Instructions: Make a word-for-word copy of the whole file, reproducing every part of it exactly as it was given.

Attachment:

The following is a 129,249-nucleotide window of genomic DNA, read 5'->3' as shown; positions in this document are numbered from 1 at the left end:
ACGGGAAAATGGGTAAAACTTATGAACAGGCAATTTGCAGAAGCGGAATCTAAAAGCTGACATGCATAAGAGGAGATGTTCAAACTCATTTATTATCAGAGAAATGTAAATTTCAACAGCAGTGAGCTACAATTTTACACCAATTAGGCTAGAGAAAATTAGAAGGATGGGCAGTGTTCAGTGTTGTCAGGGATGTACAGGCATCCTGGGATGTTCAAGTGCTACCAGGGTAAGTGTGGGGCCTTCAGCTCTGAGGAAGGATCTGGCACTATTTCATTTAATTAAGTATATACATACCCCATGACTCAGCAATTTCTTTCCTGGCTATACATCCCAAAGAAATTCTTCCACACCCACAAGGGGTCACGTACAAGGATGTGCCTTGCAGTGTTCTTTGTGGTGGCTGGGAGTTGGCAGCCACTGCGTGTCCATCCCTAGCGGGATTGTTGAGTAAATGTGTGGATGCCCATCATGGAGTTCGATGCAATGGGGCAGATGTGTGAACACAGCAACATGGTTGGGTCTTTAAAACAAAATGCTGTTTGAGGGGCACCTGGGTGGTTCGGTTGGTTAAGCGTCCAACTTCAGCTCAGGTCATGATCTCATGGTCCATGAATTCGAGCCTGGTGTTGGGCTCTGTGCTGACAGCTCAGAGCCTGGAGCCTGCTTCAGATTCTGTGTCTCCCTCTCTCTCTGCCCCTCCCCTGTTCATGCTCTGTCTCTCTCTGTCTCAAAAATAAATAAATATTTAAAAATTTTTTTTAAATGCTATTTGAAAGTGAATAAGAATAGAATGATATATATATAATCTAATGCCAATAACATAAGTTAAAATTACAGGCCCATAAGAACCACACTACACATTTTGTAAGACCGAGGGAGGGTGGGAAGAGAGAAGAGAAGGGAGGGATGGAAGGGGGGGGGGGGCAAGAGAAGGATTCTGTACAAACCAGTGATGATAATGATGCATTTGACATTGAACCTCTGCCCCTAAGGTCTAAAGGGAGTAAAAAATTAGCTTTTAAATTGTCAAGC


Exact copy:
The following is a 129,249-nucleotide window of genomic DNA, read 5'->3' as shown; positions in this document are numbered from 1 at the left end:
ACGGGAAAATGGGTAAAACTTATGAACAGGCAATTTGCAGAAGCGGAATCTAAAAGCTGACATGCATAAGAGGAGATGTTCAAACTCATTTATTATCAGAGAAATGTAAATTTCAACAGCAGTGAGCTACAATTTTACACCAATTAGGCTAGAGAAAATTAGAAGGATGGGCAGTGTTCAGTGTTGTCAGGGATGTACAGGCATCCTGGGATGTTCAAGTGCTACCAGGGTAAGTGTGGGGCCTTCAGCTCTGAGGAAGGATCTGGCACTATTTCATTTAATTAAGTATATACATACCCCATGACTCAGCAATTTCTTTCCTGGCTATACATCCCAAAGAAATTCTTCCACACCCACAAGGGGTCACGTACAAGGATGTGCCTTGCAGTGTTCTTTGTGGTGGCTGGGAGTTGGCAGCCACTGCGTGTCCATCCCTAGCGGGATTGTTGAGTAAATGTGTGGATGCCCATCATGGAGTTCGATGCAATGGGGCAGATGTGTGAACACAGCAACATGGTTGGGTCTTTAAAACAAAATGCTGTTTGAGGGGCACCTGGGTGGTTCGGTTGGTTAAGCGTCCAACTTCAGCTCAGGTCATGATCTCATGGTCCATGAATTCGAGCCTGGTGTTGGGCTCTGTGCTGACAGCTCAGAGCCTGGAGCCTGCTTCAGATTCTGTGTCTCCCTCTCTCTCTGCCCCTCCCCTGTTCATGCTCTGTCTCTCTCTGTCTCAAAAATAAATAAATATTTAAAAATTTTTTTTAAATGCTATTTGAAAGTGAATAAGAATAGAATGATATATATATAATCTAATGCCAATAACATAAGTTAAAATTACAGGCCCATAAGAACCACACTACACATTTTGTAAGACCGAGGGAGGGTGGGAAGAGAGAAGAGAAGGGAGGGATGGAAGGGGGGGGGGGGCAAGAGAAGGATTCTGTACAAACCAGTGATGATAATGATGCATTTGACATTGAACCTCTGCCCCTAAGGTCTAAAGGGAGTAAAAAATTAGCTTTTAAATTGTCAAGC